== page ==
The purpose of this study was to evaluate the trends of disinfection of the X-ray tube head across North America as well as determine whether the dental schools adhered to the CDC recommended guidelines. As seen from the results of the study, of the 42 dental schools that provided a survey response, the majority of the schools, 38%, used a combination of the methods to disinfect the dental X-ray tube heads − either plastic wraps or bags primarily, and wipes as an additional measure. The use of this combination could be the most effective if during the patient encounter the X-ray tube head and the barrier become visibly soiled. In this instance, taking off the barrier and disinfecting it with wipes before replacing the barrier would prevent cross contamination.[7]

Although all the surface barriers are considered viable items to protect X-ray tube heads from cross-contamination, in the survey the adhesive backed surface barriers and bags were separated into two categories as they, along with wipes, offer different advantages in terms of safety and overall convenience.

Among all disinfection methods, plastic surface barriers (stickies) appeared to be the most economical based on the market data. Unlike tube head sleeves, which would be used exclusively for protecting the tube head from any contamination, plastic surface barriers and wipes have more diverse functions. The plastic surface barriers can be used to protect items such as the control panel, switches and handles, and wipes can be used to disinfectant other noncritical surfaces such as counters and sinks. Overall, this makes the platic surface barriers and wipes better options when compared to the tube head sleeves.

To guarantee that safety is prioritized in dental clinics, one must ensure that chemicals used to disinfect items are appropriately used. Since bags and plastic barriers do not pose significant health risks (they do not contain chemicals), the main health safety issue concerns the use of wipes to disinfect surfaces. Disinfection fogging (sprays) is no longer recommended due to its adverse health effects.[9]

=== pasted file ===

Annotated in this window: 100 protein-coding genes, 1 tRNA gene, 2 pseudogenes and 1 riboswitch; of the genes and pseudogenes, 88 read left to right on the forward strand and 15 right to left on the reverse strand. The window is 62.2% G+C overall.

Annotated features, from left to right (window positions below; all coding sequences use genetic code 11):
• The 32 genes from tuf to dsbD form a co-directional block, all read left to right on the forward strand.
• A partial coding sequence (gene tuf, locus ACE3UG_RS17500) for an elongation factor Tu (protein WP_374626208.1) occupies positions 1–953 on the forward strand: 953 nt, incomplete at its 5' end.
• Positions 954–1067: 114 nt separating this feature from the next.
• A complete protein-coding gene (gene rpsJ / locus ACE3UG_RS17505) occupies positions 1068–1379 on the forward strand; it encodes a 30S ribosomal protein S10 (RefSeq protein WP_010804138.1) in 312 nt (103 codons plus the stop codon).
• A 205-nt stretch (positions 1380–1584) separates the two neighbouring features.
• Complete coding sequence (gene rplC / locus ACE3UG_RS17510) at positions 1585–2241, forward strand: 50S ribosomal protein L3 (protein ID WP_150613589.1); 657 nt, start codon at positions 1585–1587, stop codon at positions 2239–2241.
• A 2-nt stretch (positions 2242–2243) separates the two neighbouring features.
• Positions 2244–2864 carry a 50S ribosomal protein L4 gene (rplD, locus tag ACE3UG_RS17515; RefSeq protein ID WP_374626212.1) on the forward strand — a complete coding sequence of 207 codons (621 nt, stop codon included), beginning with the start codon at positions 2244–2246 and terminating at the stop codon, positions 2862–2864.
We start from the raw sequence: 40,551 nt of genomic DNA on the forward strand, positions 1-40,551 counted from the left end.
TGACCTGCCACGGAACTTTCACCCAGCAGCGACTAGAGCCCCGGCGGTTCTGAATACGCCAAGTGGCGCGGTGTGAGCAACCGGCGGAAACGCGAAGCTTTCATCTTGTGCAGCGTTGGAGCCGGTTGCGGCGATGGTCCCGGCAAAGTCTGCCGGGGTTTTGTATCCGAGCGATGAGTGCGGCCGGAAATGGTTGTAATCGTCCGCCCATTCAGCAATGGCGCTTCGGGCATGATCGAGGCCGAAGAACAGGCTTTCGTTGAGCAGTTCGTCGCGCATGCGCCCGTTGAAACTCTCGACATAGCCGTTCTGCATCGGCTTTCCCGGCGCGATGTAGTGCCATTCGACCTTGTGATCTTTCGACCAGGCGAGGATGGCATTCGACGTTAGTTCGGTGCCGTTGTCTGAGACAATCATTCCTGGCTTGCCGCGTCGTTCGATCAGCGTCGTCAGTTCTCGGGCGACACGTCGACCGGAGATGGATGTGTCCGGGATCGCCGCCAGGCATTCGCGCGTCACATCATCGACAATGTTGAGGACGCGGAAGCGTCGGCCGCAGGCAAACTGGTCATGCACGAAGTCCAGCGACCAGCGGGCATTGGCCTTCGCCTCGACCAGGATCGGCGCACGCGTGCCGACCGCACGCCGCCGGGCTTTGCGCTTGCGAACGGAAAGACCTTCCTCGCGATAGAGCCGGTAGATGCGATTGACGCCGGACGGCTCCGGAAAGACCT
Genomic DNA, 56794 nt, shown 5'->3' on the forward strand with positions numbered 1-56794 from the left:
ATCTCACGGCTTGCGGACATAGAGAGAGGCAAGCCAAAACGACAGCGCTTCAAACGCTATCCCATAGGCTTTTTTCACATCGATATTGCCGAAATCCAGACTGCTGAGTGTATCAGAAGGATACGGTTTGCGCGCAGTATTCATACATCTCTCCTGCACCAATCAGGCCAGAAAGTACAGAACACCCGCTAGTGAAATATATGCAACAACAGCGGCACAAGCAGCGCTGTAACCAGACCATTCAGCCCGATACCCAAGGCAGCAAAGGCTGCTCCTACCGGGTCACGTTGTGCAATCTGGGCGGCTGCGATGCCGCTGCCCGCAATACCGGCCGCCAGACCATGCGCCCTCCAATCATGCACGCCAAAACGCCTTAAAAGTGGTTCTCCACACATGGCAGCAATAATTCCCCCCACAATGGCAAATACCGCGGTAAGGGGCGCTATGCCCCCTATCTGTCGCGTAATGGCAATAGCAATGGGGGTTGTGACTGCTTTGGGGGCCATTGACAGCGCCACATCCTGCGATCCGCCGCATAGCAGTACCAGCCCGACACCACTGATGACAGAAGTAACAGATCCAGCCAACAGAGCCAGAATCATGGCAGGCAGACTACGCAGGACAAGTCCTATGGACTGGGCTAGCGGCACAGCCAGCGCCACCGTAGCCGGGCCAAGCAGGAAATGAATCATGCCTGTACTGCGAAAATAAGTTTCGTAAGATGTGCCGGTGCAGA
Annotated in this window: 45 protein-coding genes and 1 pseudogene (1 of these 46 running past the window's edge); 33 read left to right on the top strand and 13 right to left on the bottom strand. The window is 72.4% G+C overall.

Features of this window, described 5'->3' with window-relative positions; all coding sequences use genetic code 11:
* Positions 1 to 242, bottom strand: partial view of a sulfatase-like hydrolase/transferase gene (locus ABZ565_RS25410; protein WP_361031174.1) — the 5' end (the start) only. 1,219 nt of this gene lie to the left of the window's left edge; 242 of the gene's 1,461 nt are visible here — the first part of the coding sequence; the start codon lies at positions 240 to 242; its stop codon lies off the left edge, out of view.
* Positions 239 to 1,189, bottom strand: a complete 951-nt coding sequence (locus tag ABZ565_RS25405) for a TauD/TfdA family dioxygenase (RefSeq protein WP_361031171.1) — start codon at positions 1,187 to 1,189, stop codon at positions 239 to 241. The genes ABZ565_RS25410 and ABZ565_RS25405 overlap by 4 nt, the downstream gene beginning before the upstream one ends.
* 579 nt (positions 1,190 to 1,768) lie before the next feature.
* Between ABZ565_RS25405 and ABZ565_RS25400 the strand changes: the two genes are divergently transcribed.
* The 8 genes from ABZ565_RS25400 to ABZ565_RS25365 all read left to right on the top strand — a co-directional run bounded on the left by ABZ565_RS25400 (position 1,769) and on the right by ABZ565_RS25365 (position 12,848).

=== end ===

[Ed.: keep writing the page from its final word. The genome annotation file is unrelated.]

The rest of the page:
In terms of convenience, bags are arguably the least appropriate. The size of the bags can be an issue as they can hinder a person’s ability to take effective radiographic exposures. When the bag is too big, some schools reported tying the bag in a knot to prevent it from causing an extra hindrance. If the X-ray tube head has an adjustable rectangular collimator attached, then the management of bags becomes problematic as the bags will impede both the movement of the rectangular collimator and the placement of the rectangular collimator in close proximity to the Extension Cone paralleling (XCP) aligning instrument. Whether or not the collimator is removable (universal rectangular collimator) or adjustable (manufacturer provided), the plastic bag has to be tied with a rubber band around the collimator. By placing the rubber bands on the plastic bags, more infection control issues are generated. If rectangular collimators are used along with a plastic tube head sleeves, the collimators have to be adjusted for anterior and posterior exposures; a tight sleeve around the collimators makes it harder for those adjustments and hence might have a practical limitation as far as the technique is concerned. Furthermore, the CDC labels the X-ray tube head as a noncritical item as it is not likely to come into contact with a patient’s bodily fluid. In fact, noncritical items have had “virtually no risk… documented for transmission of infectious agents”.[1] It appears that using large, bulky bags seem inconvenient when smaller wipes or plastic adhesive barriers can ultimately provide the same protection. It is essential that dental schools comply with the disinfection procedures outlined by agencies such as CDC and Occupational Safety and Health Administration (OSHA).[10] To achieve compliance, dentists and workers should carefully follow disinfection as well as sterilization methods to ensure the prevention of cross contamination between patients. Although the risk of blood borne pathogens to the tube head specifically is low, as there is rarely skin contact, precautions should still be taken to ensure a safe environment for all persons. Failure to comply with the OSHA regulations such as the safety and health standards can lead to fines of up to US $70,000.[11] Although all the surveyed North American dental schools followed the CDC guidelines, since the guidelines themselves allowed for some variation, the schools were able to adopt one or other forms of disinfection protocol for their dental X-ray machines. It is apparent that the disinfection protocols were tied to the overall infection control protocols and policies of the dental schools, and price of the material used for infection control did not make a difference in their implementation.